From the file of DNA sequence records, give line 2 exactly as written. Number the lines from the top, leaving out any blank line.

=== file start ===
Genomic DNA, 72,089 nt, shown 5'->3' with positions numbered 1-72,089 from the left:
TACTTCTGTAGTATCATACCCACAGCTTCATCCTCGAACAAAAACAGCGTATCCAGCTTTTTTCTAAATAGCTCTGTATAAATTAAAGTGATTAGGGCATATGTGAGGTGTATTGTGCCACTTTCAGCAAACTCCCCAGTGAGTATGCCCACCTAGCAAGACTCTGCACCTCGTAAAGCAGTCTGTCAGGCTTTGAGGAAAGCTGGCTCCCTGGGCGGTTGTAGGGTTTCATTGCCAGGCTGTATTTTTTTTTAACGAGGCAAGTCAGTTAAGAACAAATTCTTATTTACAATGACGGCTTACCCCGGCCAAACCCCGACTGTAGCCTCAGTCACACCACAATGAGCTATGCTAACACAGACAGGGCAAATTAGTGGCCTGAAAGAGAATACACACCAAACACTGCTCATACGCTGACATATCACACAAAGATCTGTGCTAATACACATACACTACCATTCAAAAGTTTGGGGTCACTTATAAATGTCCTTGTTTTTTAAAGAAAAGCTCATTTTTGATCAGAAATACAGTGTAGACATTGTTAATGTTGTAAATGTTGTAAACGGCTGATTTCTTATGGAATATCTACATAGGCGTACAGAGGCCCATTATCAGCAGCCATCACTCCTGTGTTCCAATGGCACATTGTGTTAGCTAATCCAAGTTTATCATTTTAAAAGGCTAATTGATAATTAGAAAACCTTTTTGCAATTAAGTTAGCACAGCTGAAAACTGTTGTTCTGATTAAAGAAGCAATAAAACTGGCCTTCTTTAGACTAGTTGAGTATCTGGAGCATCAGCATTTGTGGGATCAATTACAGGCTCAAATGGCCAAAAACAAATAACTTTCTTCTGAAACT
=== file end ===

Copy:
TACTTCTGTAGTATCATACCCACAGCTTCATCCTCGAACAAAAACAGCGTATCCAGCTTTTTTCTAAATAGCTCTGTATAAATTAAAGTGATTAGGGCATATGTGAGGTGTATTGTGCCACTTTCAGCAAACTCCCCAGTGAGTATGCCCACCTAGCAAGACTCTGCACCTCGTAAAGCAGTCTGTCAGGCTTTGAGGAAAGCTGGCTCCCTGGGCGGTTGTAGGGTTTCATTGCCAGGCTGTATTTTTTTTTAACGAGGCAAGTCAGTTAAGAACAAATTCTTATTTACAATGACGGCTTACCCCGGCCAAACCCCGACTGTAGCCTCAGTCACACCACAATGAGCTATGCTAACACAGACAGGGCAAATTAGTGGCCTGAAAGAGAATACACACCAAACACTGCTCATACGCTGACATATCACACAAAGATCTGTGCTAATACACATACACTACCATTCAAAAGTTTGGGGTCACTTATAAATGTCCTTGTTTTTTAAAGAAAAGCTCATTTTTGATCAGAAATACAGTGTAGACATTGTTAATGTTGTAAATGTTGTAAACGGCTGATTTCTTATGGAATATCTACATAGGCGTACAGAGGCCCATTATCAGCAGCCATCACTCCTGTGTTCCAATGGCACATTGTGTTAGCTAATCCAAGTTTATCATTTTAAAAGGCTAATTGATAATTAGAAAACCTTTTTGCAATTAAGTTAGCACAGCTGAAAACTGTTGTTCTGATTAAAGAAGCAATAAAACTGGCCTTCTTTAGACTAGTTGAGTATCTGGAGCATCAGCATTTGTGGGATCAATTACAGGCTCAAATGGCCAAAAACAAATAACTTTCTTCTGAAACT